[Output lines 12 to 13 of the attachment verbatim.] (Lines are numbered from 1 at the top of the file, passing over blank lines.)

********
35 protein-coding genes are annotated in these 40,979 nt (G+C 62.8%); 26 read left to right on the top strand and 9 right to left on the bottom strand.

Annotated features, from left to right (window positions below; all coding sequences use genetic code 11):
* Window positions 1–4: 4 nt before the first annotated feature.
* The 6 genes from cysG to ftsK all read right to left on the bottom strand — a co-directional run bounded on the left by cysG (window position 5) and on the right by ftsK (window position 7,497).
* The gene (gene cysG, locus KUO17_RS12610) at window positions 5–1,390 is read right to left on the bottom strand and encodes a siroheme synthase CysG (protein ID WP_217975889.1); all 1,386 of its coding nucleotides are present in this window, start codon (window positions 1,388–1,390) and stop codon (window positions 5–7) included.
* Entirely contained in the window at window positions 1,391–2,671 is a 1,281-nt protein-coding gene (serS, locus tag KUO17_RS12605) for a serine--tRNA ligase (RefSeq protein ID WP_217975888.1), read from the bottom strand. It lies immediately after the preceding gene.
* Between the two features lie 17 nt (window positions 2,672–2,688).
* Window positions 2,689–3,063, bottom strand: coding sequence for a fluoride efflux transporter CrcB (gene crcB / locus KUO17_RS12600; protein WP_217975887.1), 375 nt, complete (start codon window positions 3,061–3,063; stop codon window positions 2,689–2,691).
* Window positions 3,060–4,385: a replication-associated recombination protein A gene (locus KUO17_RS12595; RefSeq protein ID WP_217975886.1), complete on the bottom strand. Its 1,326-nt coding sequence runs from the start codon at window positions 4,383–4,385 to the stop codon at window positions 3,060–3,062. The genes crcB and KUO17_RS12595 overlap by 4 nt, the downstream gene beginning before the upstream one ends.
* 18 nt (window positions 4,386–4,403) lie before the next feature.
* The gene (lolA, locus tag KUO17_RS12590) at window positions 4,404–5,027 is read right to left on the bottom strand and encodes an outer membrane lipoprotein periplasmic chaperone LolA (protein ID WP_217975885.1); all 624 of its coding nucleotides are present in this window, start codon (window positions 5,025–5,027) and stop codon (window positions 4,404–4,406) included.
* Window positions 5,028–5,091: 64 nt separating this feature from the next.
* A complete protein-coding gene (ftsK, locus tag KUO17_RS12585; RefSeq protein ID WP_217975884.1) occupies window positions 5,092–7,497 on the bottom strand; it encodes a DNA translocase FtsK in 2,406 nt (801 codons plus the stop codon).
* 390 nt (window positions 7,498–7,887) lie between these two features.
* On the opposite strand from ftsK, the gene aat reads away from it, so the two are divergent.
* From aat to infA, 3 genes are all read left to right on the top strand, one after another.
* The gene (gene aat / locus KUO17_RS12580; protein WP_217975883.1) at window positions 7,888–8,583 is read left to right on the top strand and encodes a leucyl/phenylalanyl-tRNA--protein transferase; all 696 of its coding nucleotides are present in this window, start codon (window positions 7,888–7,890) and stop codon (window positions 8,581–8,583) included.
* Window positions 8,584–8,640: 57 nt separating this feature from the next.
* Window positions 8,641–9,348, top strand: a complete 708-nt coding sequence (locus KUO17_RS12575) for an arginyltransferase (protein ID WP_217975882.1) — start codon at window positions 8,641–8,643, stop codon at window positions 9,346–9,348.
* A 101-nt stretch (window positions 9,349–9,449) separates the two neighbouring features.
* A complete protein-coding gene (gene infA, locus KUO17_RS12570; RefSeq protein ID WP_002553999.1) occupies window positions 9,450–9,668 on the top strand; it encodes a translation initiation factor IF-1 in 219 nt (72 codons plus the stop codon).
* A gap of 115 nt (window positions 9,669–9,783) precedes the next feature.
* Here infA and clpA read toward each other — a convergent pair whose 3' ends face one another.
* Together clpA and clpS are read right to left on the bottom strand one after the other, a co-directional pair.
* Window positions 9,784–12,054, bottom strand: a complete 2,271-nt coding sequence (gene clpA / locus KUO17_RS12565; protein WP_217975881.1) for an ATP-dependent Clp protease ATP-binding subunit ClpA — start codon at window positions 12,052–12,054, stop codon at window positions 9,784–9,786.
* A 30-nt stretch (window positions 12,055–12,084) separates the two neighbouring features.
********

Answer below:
* Window positions 5,028–5,091: 64 nt separating this feature from the next.
* A complete protein-coding gene (ftsK, locus tag KUO17_RS12585; RefSeq protein ID WP_217975884.1) occupies window positions 5,092–7,497 on the bottom strand; it encodes a DNA translocase FtsK in 2,406 nt (801 codons plus the stop codon).